In The Baldwin’s Library of Historical Children’s Literature, you are bound to find a plethora of vividly colored books including ones with bright green details. But danger lurks amongst those children’s stories.
The University of Florida George A. Smathers Libraries is an institution contributing to The Poison Book Project initiative at the University of Delaware Winterthur Library. The project identifies books whose bindings may contain the dye Emerald Green, which is made of arsenic, and adds them to a national database of books that contain arsenic-based color. According to National Organization of Oceanic and Atmospheric Administration, (NOAA), its toxicity comes from copper acetoarsenite, which is dangerous if inhaled or ingested.
Copper acetoarsenite was popularized because of its vibrant green color. As a byproduct of the industrial revolution, bookbinders chose to begin binding in textiles as opposed to leather, since it was cheaper, faster, and could reach more social classes, according to Katie Smith, the Smathers book and paper conservator.
Emerald Green’s use is mostly contained from the mid-18th century to early 19th century where it can be found in book bindings and overlays; it was important to search the collections for any contaminated books. The Smathers collection houses many titles from the arsenic time period, specifically 1837-1877, Fletcher Durant, former head of conservation and preservation, said.
The Winterthur Library sent out a list of books to institutions all over the country that conservators had found contained Emerald Green. In 2022, Katie Smith used that list to pull about 15 titles in the Special Collections of Smathers. Six of those books came back positive for the dye. After this discovery, Durant created an internship for a graduate student from the historic preservation program at UF.
Emma Ramseyer, a graduate student at UF, went book by book with Durant to identify titles that could contain the dye. They used a bookmark created by the Poison Book Project which contains five shades of green that can be compared to potentially toxic book bindings. During the search, Durant and Ramseyer had to wear KN-95 masks and nitrile gloves to handle the books.
“As long as they have been in the UF libraries I believe they’ve always been in special collections,” Durant said; the books have never been public-facing for the UF community. Researchers and students now need to request access to view them in person and use proper protection, such as gloves, when handling the books. Smith plans to house all the titles in sealed polyethylene bags, inside boxes. The boxes will have caution labels advising the user on how to handle them. In addition to this, the books will be taken out of the stacks in Smathers and moved to the Auxiliary Library Facility for added caution. Eventually, all titles will be digitized for easier access.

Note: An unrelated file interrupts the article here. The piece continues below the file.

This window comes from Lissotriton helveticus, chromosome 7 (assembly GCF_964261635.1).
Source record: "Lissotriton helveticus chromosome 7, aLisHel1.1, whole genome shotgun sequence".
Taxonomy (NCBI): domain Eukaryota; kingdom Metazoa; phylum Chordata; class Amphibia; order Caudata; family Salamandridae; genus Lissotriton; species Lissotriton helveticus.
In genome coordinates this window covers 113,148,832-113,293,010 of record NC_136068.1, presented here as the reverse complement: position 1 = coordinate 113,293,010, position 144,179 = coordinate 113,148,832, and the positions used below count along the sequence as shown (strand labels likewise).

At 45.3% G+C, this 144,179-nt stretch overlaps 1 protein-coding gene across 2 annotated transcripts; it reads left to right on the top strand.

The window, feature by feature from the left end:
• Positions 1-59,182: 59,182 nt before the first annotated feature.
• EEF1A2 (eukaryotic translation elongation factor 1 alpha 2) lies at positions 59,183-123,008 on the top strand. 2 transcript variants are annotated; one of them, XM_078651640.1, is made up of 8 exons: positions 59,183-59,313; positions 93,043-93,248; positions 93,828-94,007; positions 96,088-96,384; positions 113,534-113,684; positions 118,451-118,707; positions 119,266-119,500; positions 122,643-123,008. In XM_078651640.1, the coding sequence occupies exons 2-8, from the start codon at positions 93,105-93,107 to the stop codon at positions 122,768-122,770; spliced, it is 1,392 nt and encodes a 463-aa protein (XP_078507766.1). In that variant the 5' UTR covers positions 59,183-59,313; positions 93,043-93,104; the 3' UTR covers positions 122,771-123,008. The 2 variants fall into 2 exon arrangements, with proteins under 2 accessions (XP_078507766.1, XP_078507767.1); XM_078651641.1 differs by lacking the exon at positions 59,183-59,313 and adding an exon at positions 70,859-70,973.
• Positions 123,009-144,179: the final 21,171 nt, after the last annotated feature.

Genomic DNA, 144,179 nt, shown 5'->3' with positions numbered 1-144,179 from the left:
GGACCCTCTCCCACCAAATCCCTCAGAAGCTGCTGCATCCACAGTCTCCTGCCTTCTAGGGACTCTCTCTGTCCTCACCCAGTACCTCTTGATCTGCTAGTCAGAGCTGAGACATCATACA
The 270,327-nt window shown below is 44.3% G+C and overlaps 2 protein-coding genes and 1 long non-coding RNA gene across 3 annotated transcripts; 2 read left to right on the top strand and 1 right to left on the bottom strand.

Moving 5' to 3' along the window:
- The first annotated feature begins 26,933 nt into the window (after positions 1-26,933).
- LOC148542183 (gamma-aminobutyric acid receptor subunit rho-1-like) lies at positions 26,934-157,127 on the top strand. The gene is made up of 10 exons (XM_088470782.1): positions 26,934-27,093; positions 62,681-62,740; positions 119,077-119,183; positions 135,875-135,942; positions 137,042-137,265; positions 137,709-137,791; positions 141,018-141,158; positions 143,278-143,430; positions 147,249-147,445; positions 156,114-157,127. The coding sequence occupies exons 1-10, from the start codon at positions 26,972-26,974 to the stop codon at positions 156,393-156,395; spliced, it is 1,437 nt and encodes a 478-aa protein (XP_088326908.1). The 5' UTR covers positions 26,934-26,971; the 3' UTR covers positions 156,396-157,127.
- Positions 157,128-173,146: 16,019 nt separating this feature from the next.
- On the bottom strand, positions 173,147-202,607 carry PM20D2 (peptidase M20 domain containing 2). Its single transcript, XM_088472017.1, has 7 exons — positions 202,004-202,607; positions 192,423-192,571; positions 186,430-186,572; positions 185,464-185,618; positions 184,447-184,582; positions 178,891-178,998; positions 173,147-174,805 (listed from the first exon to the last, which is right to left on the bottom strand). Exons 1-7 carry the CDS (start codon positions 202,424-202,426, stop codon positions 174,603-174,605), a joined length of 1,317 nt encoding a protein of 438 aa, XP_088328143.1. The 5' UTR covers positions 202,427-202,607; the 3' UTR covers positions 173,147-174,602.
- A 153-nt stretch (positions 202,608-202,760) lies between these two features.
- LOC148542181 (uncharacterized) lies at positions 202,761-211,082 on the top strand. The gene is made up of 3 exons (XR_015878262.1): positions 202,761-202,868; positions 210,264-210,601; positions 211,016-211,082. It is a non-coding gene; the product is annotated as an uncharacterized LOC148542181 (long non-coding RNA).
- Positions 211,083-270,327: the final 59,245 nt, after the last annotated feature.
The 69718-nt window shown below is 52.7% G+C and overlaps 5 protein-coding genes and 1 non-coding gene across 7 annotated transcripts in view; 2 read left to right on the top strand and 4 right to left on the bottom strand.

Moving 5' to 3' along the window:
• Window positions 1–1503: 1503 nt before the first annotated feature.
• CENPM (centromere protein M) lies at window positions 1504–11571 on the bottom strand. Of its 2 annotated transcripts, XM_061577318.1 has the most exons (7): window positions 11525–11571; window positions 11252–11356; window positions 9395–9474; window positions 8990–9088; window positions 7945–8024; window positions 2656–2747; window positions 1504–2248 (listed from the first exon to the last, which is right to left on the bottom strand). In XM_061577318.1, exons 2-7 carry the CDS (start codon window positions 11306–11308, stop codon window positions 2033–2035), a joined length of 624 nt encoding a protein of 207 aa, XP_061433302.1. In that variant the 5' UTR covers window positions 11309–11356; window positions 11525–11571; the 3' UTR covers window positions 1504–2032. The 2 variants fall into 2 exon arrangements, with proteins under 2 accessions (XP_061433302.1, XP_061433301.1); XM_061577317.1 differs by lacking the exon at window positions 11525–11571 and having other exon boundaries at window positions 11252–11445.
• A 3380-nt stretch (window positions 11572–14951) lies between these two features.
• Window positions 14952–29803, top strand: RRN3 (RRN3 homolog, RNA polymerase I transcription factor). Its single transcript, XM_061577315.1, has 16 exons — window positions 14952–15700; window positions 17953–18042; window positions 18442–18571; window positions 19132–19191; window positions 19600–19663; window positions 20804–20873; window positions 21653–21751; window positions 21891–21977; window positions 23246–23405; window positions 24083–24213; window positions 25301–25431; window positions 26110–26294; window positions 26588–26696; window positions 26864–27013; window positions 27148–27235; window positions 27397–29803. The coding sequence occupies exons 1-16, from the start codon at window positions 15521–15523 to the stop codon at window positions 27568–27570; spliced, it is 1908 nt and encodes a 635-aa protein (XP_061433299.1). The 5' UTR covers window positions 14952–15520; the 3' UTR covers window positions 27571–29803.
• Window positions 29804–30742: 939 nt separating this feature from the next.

After the internship concluded, Durant and his team were left with 121 books to test for copper acetoarsenite. On July 11, in Smathers’ first-floor conference room, Fletcher Durant and Katie Smith went to work confirming books containing dangerous dye.
Smathers brought in Andrea Torvinen, the collections manager at the Florida Museum of Natural History, and Nicolas Delsol, a postdoctoral researcher at the Florida Museum of Natural History to scan the books with an x-ray fluorescence machine.
Torvinen and Delsol are both part of the FMNH ceramic technology lab. They used an XRF machine to measure inorganic elements found in the book covers. The XRF machine uses X-rays which cause elements to fluoresce, and that reaction is then recorded and compared against graphs to determine what element is present.
Through this process, the team identified 63 volumes with the arsenic dye in the binding, according to Durant. It took about seven hours to scan all the books. Through this process, the Library removed potentially harmful books and added their data to the Poison Book project database for other institutions to use in the future. Although the majority of the books have been contained, there are still more stacks to be searched and the project will continue on in Special Collections.